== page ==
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Window on Eurasia — New Series: Belarus First Telegram Revolution and NEXTA is Its Voice, Yuryeva Says


Paul Goble
            Staunton, September 7 – The protests in Belarus have already been christened the first Telegram Revolution, and NEXTA – which should be read as “nekhta” and which means “someone” in Belarusian – has emerged out of the mass of these channels as “the face of that rising, according to Darya Yuryeva, a journalist for Polish Radio.
            The founder and moving spirit of the channel is Stepan Putilo, a 22-year-old Belarusian who was forced to flee to Poland – his family has since followed – when the Lukashenka regime wanted to bring charges against him for a YouTube post “insulting” the Belarusian leader  (svoboda.org/a/30822836.html).
            NEXYA was initially a YouTube channel, but after Minsk tried to block it, Putilo shifted its operation to the telegram network which he says he first viewed simply as an insurance policy against regime efforts to close his news and information service. Moscow then tried to block that too but failed.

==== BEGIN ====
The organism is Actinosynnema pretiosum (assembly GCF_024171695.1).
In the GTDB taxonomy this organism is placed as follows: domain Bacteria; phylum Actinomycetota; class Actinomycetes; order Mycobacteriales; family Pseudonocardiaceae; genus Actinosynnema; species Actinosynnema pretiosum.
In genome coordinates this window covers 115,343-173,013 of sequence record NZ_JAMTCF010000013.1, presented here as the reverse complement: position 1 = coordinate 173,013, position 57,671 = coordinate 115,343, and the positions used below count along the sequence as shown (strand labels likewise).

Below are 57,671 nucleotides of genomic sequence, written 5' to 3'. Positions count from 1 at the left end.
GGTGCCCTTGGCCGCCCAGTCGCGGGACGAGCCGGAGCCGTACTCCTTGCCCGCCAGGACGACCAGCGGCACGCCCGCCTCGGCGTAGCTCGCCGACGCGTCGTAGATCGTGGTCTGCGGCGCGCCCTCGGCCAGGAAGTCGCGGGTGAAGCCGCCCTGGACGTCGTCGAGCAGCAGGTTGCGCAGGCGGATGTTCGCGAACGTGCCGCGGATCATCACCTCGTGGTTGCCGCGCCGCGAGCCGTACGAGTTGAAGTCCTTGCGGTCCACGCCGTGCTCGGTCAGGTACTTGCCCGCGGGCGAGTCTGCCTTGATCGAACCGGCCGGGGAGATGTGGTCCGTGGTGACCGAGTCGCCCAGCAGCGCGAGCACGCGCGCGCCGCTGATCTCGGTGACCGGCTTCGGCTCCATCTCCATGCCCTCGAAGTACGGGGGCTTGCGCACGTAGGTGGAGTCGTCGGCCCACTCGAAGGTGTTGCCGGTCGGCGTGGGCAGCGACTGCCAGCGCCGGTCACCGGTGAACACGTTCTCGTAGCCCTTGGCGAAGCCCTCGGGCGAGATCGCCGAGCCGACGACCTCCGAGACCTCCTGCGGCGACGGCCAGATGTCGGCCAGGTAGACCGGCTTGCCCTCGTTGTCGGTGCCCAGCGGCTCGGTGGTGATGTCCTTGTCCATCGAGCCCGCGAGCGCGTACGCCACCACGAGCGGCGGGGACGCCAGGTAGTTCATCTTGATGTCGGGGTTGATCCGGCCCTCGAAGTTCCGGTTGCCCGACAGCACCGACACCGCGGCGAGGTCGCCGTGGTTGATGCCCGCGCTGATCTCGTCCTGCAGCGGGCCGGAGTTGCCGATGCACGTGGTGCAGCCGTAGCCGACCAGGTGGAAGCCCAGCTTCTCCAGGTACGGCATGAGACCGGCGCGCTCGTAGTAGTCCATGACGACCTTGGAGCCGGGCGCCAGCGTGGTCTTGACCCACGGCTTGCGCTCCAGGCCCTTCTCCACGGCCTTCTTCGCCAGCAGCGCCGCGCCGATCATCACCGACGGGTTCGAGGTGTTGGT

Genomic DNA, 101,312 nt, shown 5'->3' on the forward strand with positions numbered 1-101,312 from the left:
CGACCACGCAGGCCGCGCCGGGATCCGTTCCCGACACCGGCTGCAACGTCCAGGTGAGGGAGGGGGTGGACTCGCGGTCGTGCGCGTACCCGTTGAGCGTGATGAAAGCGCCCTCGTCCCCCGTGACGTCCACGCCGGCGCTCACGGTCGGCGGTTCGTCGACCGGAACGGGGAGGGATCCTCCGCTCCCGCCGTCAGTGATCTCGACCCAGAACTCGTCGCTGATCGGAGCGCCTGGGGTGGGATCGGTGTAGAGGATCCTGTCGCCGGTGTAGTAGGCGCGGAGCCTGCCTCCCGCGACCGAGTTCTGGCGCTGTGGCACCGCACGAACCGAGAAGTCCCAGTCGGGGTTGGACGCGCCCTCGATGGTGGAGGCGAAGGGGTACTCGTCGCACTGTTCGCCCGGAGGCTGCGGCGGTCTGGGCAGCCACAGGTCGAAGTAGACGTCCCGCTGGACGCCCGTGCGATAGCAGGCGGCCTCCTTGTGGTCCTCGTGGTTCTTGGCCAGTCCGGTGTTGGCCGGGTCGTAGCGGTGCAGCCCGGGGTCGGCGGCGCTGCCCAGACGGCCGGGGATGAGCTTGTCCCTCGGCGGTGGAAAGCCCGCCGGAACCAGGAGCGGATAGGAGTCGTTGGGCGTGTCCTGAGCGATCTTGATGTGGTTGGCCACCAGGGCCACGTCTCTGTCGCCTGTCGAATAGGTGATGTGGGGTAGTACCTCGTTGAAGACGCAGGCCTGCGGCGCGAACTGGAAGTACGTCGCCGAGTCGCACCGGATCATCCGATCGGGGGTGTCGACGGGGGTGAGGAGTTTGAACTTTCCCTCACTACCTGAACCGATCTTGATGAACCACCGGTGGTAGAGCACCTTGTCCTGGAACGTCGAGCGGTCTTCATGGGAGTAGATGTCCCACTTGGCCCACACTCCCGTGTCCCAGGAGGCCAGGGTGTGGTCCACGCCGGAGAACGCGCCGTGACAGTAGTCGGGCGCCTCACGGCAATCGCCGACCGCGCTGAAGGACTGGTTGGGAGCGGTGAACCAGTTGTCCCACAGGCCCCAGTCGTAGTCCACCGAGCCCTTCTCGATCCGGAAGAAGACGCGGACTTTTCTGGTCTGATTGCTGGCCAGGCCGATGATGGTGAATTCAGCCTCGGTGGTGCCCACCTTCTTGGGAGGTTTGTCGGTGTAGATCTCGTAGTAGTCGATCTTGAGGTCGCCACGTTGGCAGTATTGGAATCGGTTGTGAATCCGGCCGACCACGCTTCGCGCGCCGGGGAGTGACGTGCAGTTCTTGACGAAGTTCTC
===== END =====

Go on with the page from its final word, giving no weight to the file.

There have been threats and even attacks against the channel in Poland, but Polish police have protected the station and Putilo and his family. 
As a result, the telegram channel has grown exponentially. Initially, it had only 30,000 to 40,000 subscribers but now has “more than two million” an enormous number given that there are only 9.4 million people in Belarus, although he concedes 30 percent of the subscribers live outside that country.
One of the reasons for its growth is NEXTA’s willingness to publish secret information; another is the regime’s closure of other channels like Tut.by, Onliner.by and so on. “We have remained accessible,” and our audience continues to expand from its youth base to the population as a whole, Putilo says.
            Now, given that the protests against Lukashenka have no leaders who are both free and in Belarus, people have begun to ask NEXTA to provide direction. But that is not its task. It is a media project and is interested in spreading information. If they use it as a coordination resource, that is their choice, not NEXTA’s.
            “We do say to people that they can go out and defend their rights,” Putilo continues, but we don’t force them to. The regime is pushing them into the streets. It is recognized as illegitimate by the entire world, and “the main enemy of the Belarusian people must sit on the bench of the accused in the Hague.”

Window on Eurasia — New Series